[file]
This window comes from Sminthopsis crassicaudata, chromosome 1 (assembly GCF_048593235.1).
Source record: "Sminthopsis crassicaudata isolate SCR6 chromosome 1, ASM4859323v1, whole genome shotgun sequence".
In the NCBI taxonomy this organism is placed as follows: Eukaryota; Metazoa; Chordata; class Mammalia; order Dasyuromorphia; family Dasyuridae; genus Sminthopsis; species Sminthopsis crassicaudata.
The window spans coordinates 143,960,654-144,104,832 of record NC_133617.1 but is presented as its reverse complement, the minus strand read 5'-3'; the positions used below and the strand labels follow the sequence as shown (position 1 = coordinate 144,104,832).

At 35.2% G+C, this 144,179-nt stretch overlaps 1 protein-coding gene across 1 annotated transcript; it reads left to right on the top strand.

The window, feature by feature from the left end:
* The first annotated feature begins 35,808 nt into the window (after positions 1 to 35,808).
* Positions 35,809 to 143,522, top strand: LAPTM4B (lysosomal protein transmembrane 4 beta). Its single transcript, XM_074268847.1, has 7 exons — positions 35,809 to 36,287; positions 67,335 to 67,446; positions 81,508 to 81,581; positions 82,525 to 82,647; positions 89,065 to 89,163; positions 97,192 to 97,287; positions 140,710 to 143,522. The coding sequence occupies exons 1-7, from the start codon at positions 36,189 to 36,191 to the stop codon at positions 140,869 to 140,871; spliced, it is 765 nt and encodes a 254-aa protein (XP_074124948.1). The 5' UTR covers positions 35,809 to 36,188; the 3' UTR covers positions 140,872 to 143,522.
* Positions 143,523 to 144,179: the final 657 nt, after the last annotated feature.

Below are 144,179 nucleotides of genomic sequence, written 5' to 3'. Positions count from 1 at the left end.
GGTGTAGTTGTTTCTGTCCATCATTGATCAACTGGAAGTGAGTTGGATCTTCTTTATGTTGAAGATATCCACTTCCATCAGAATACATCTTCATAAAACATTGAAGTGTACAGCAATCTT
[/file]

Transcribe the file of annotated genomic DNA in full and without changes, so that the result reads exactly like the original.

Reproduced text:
This window comes from Sminthopsis crassicaudata, chromosome 1 (assembly GCF_048593235.1).
Source record: "Sminthopsis crassicaudata isolate SCR6 chromosome 1, ASM4859323v1, whole genome shotgun sequence".
In the NCBI taxonomy this organism is placed as follows: Eukaryota; Metazoa; Chordata; class Mammalia; order Dasyuromorphia; family Dasyuridae; genus Sminthopsis; species Sminthopsis crassicaudata.
The window spans coordinates 143,960,654-144,104,832 of record NC_133617.1 but is presented as its reverse complement, the minus strand read 5'-3'; the positions used below and the strand labels follow the sequence as shown (position 1 = coordinate 144,104,832).

At 35.2% G+C, this 144,179-nt stretch overlaps 1 protein-coding gene across 1 annotated transcript; it reads left to right on the top strand.

The window, feature by feature from the left end:
* The first annotated feature begins 35,808 nt into the window (after positions 1 to 35,808).
* Positions 35,809 to 143,522, top strand: LAPTM4B (lysosomal protein transmembrane 4 beta). Its single transcript, XM_074268847.1, has 7 exons — positions 35,809 to 36,287; positions 67,335 to 67,446; positions 81,508 to 81,581; positions 82,525 to 82,647; positions 89,065 to 89,163; positions 97,192 to 97,287; positions 140,710 to 143,522. The coding sequence occupies exons 1-7, from the start codon at positions 36,189 to 36,191 to the stop codon at positions 140,869 to 140,871; spliced, it is 765 nt and encodes a 254-aa protein (XP_074124948.1). The 5' UTR covers positions 35,809 to 36,188; the 3' UTR covers positions 140,872 to 143,522.
* Positions 143,523 to 144,179: the final 657 nt, after the last annotated feature.

Below are 144,179 nucleotides of genomic sequence, written 5' to 3'. Positions count from 1 at the left end.
GGTGTAGTTGTTTCTGTCCATCATTGATCAACTGGAAGTGAGTTGGATCTTCTTTATGTTGAAGATATCCACTTCCATCAGAATACATCTTCATAAAACATTGAAGTGTACAGCAATCTT